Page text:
Scrape Behavior and Physical Characteristics of Scrapes and Rubs of White-Tailed Deer
Date of Graduation
Master of Science in Biology
Scrape behavior of wild, free-ranging white-tailed deer (Odocoileus virginianus) was studied during the 1985, 1986, and 1987 breeding seasons. Methods used include direct observation and the use of remote infrared sensors which activated cameras by detecting a deer's presence. A total of 126 scrape behavior events were observed and over 300 pictures were taken by the infrared units. Earlier studies have indicated that does are not active participants in scrape behavior and have not mentioned juvenile participation. The data collected during this study indicate that does and juveniles are both very active in scrape behavior. The sizes of scrapes and rubs measured during this study are similar to those reported by researchers in different geographical regions. Fewer types of vocalizations were noted during this research than from research done on captive deer herds.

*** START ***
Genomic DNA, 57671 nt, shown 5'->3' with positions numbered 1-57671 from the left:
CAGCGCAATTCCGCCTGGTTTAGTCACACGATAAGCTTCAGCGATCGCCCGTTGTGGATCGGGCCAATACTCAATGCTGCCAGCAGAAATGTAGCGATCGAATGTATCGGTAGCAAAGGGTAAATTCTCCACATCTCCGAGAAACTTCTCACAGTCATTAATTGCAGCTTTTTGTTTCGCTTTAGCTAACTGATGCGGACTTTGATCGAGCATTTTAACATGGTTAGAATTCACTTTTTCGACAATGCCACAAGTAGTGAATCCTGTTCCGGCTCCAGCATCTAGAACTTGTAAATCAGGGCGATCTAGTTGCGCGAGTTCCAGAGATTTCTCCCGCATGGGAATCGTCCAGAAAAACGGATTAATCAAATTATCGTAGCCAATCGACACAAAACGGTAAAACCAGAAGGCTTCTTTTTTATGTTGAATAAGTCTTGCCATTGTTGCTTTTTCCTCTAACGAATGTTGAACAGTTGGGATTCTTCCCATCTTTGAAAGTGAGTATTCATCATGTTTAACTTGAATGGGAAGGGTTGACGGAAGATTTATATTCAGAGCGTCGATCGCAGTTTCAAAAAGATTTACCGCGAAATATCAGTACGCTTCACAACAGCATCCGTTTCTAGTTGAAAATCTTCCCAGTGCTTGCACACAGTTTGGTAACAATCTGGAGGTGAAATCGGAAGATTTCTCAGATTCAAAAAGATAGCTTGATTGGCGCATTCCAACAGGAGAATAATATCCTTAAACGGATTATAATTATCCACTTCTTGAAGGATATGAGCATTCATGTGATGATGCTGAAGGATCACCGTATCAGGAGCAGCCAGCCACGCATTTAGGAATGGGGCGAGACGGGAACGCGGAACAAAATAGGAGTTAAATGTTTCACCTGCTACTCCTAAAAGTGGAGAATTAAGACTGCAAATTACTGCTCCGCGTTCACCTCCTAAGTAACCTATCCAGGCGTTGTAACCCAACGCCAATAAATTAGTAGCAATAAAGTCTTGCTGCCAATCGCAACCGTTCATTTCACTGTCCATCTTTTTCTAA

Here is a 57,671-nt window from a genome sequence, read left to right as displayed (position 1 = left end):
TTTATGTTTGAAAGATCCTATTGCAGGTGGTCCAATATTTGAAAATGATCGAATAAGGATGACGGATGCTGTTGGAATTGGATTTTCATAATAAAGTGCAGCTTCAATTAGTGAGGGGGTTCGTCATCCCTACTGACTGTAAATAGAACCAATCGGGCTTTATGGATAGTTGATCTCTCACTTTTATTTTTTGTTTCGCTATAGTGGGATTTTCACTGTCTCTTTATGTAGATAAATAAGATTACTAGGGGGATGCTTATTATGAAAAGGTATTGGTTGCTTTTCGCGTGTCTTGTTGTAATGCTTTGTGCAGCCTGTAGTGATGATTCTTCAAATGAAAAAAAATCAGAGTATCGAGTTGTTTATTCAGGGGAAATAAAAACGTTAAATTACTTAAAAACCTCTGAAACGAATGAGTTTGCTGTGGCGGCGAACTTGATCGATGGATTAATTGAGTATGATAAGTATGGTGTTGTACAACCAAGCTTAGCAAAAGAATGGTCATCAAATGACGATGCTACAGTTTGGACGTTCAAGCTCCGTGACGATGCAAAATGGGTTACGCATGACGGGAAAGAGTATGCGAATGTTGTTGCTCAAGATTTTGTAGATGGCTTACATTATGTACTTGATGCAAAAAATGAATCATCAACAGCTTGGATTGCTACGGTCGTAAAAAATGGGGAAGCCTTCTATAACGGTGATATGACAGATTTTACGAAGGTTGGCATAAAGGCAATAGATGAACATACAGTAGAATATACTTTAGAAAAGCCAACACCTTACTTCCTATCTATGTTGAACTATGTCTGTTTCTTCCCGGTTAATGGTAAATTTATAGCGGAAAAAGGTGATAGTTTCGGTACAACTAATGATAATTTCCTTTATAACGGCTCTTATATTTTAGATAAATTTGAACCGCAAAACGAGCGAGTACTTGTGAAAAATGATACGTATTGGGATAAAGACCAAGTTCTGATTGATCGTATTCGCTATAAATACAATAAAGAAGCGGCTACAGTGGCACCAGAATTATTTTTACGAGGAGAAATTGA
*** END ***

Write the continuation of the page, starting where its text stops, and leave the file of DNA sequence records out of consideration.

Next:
© Grant R Woods
Woods, Grant R., "Scrape Behavior and Physical Characteristics of Scrapes and Rubs of White-Tailed Deer" (1988). MSU Graduate Theses. 162.